At the same time, there are probably admins/secretaries at smaller personal wealth management type firms who would like to have "lower impact" careers in finance, for whom the CFA is above their opportunity. The Claritas Investment Cert might be good for them, as it is associated with the CFA institute.

One thing to note though is that working in IT--from my observational experience--bestows lots of credibility and opportunity on the right certifications. Whereas working in Finance is massively about prestige. Your school ranking will be very important.

I guess I should stop and note that there are exceptions. There are plenty of personal wealth managers who know fuck-all about finance and investments, but are top at building relationships. Also, have you considered corporate finance? I assumed that you don't want to do that, as the CFA has nothing to do with corp finance. But it's far less prestige-oriented.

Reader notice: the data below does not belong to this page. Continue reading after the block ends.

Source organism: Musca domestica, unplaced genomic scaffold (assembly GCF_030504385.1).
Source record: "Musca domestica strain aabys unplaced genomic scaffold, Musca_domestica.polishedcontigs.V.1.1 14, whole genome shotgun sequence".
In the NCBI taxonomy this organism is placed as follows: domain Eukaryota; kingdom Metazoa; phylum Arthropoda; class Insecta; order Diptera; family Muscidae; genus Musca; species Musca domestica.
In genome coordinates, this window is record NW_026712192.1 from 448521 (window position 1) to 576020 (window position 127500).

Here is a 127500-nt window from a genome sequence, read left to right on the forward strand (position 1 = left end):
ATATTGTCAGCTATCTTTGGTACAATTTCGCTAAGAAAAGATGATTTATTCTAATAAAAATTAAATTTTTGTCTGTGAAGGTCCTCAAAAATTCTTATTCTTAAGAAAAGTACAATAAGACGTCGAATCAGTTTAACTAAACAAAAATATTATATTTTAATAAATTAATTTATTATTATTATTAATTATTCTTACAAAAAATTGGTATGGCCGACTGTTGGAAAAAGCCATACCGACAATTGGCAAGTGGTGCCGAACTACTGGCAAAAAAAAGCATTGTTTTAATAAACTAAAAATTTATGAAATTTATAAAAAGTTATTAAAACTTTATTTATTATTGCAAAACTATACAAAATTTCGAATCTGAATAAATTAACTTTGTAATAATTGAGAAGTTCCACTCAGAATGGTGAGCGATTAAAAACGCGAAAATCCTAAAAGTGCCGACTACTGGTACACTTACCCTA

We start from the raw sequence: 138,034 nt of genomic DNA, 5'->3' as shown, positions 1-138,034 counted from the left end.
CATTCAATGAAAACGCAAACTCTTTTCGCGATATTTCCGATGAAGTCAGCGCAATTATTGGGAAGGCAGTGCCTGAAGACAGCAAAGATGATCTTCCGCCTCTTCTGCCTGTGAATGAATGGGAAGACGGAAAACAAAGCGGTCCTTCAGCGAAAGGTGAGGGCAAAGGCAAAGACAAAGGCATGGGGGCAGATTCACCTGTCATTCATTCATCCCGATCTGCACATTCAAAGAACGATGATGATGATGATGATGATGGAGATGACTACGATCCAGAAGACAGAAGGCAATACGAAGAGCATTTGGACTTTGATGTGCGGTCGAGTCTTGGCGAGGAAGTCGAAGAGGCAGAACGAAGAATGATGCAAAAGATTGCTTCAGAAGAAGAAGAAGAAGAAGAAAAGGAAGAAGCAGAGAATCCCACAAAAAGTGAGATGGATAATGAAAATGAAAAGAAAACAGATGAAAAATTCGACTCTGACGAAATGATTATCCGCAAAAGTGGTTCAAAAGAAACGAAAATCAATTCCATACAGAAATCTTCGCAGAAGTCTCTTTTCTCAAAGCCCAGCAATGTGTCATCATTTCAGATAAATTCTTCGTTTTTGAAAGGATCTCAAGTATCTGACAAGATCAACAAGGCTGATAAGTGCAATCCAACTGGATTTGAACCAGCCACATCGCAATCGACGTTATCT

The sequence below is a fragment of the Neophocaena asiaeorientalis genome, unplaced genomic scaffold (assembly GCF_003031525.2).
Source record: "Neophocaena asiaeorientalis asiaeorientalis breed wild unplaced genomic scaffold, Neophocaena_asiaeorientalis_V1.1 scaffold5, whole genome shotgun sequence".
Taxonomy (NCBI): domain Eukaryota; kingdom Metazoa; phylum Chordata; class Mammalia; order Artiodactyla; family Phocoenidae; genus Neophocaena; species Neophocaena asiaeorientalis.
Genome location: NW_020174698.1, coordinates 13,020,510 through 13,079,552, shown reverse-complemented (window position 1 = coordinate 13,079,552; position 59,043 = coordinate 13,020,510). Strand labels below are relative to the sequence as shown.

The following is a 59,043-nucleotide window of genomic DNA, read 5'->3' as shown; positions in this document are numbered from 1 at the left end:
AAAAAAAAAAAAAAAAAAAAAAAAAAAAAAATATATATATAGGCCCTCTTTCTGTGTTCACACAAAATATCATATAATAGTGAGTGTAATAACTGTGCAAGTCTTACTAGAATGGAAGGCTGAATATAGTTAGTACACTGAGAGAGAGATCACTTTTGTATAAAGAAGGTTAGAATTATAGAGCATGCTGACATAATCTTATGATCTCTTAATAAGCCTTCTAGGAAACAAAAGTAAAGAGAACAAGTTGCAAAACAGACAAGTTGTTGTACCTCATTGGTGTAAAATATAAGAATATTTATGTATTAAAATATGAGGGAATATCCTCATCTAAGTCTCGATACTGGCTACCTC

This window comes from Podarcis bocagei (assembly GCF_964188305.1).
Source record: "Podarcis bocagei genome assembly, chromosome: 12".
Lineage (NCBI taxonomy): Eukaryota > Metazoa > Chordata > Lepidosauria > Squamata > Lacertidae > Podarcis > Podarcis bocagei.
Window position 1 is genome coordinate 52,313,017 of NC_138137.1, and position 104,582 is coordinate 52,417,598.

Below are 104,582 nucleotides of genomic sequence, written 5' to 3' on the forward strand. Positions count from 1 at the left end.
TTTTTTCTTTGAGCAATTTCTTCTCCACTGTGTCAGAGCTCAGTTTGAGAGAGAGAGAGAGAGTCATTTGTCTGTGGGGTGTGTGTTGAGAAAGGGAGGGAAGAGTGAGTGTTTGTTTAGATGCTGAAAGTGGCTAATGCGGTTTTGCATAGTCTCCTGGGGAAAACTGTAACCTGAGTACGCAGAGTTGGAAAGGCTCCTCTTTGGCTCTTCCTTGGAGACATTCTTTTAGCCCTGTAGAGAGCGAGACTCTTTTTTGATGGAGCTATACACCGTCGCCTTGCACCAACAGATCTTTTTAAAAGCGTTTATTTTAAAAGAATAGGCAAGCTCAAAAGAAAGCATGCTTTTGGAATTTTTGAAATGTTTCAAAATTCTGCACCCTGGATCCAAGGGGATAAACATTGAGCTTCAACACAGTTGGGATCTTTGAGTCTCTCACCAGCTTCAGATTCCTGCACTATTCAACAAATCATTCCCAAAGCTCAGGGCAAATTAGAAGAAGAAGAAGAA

But no certificate will get you a well paying job in finance. Our field is still undergoing deleveraging, and as it is now tons of undergrads with finance degrees are not going into investments. If you have worked on IT and programming financial software for a top investments firm, went to an Ivy or top top undergrad/grad program, or know some really really high up people, only then would a CFA help you snag that job you want. But on its own it is insufficient.

You might want to start by working in IT for a finance/investments firm, and getting on good terms with the firm, taking classes/certificates, and seeing if they will give you a chance. This is more likely to work in corporate finance. Investments firms really don't do that anymore, they would rather hire directly from Stanford MBAs or Ivy undergrads.